Editorial: Online creators affected by changes

Whether they have millions of followers or under one thousand, online creators are being impacted by recent changes in social media platforms like YouTube, Instagram and even Snapchat. These small adjustments have made big waves in the social media industry, especially for those who make a living off of their online presence.


Last year, YouTube announced changes to its algorithm for advertising placement across its platform. The abrupt shift became apparent when countless channels, big and small, realized their videos were being demonetized; a small yellow symbol would deem their videos “not suitable for all advertisers” with no explanation.

A tremendous portion of full-time and part-time YouTube content creators rely on monthly ad revenue to fund the demands of producing content. When videos are demonetized, creators have the option to “request a manual review” of their video, but here’s the catch: that video must earn 1,000 views in the first 30 days of uploading before it can be reviewed. Smaller creators, who are lucky if they gain a few hundred views at all, essentially cannot request a manual review, and therefore, their videos remain demonetized by default.

Some YouTube creators have even made their move over to platforms such as Twitch, a live streaming video platform, and Patreon, a platform that replicates services like Netflix and Amazon where fans can pay a subscription amount to get exclusive access to a creator’s content; some are even setting up crowdfunding pages—desperate times call for desperate measures.


YouTube wasn’t the only platform to see drastic changes last year. A mere Instagram update left users frustrated when their feed was no longer in chronological order. To this day, if you scroll down your feed, you might see posts from both three minutes ago and three days ago in a row. Not to mention, users might only be exposed to posts that have already received a lot of engagement, such as brands and accounts with large followings, or even sponsored posts.

Many online content creators, such as bloggers, rely on Instagram as a platform to gain exposure, engagement, and traffic to their website. With the new algorithm shift, however, posts may only be exposed to 10 percent of a user’s audience. Combined with lower engagement due to users not being able to view posts chronologically, creators are suffering at the hands of the platform.

Fluctuations in the platform’s algorithm continue to plague users in 2018. A notable feature of Instagram is the use of hashtags to boost one’s post exposure. Individuals are now complaining that their posts aren’t showing up in hashtags when they use them, and that hashtags only show the “top”–most engaged with–posts under those particular hashtags. Similarly, another perk that the platform allows for creators is the ability to add links directly to their stories with a “swipe up” feature, but smaller creators are already at a disadvantage because of Instagram’s guidelines requiring users to have at least 10,000 followers to utilize the feature.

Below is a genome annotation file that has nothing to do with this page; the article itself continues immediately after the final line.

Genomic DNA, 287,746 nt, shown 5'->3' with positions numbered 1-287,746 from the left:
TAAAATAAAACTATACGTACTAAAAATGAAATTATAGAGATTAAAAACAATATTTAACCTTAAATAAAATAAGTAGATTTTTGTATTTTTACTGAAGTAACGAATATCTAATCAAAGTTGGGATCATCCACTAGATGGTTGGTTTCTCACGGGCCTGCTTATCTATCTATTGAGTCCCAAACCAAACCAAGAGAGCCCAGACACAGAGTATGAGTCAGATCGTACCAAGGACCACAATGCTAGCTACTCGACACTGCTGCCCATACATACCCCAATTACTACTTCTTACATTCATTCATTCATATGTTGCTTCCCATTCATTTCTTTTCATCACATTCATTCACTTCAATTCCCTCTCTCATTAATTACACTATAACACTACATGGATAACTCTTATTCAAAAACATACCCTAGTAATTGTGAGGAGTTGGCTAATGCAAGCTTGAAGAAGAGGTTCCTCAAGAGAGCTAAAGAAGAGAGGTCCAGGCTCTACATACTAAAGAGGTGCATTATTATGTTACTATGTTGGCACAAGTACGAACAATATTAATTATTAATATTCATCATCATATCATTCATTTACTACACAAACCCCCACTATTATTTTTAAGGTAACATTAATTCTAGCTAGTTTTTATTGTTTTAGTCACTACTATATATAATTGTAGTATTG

Although platforms like YouTube and Instagram inherently allow for more permanent content, Snapchat’s 24-hour bursts of streaming offer a more personal, on-the-spot approach to engaging with a creator’s audience. Online personalities all over the globe have utilized Snapchat as an extension of their other platforms, but a platform they never imagined could turn for the worse is now subjecting its users to another afflicting update.

The app’s new redesign presents a confusing layout, where users’ friends are now mixed with content from celebrities and news and entertainment publishers. Creators who use the interface to connect with their fans will now be lost among the mix, making it that much harder to engage with their followers.

For users and creators alike, the new and ever-changing algorithms of their already-established social media platforms are restricting their posts–and potentially their careers–in more ways than one. As a newer and smaller online content creator myself, I have fallen to the undercurrent as an aftereffect of these changes. While the digital era provides a platform for creators like no other, it’s also more difficult than ever to get noticed, engage with others, and build that platform from the ground up. Platforms like YouTube, Instagram, and Snapchat were made to be sustained by the people; hopefully with rising voices of concern from the people, these platforms will be able to devour their pride and get back to the basics.

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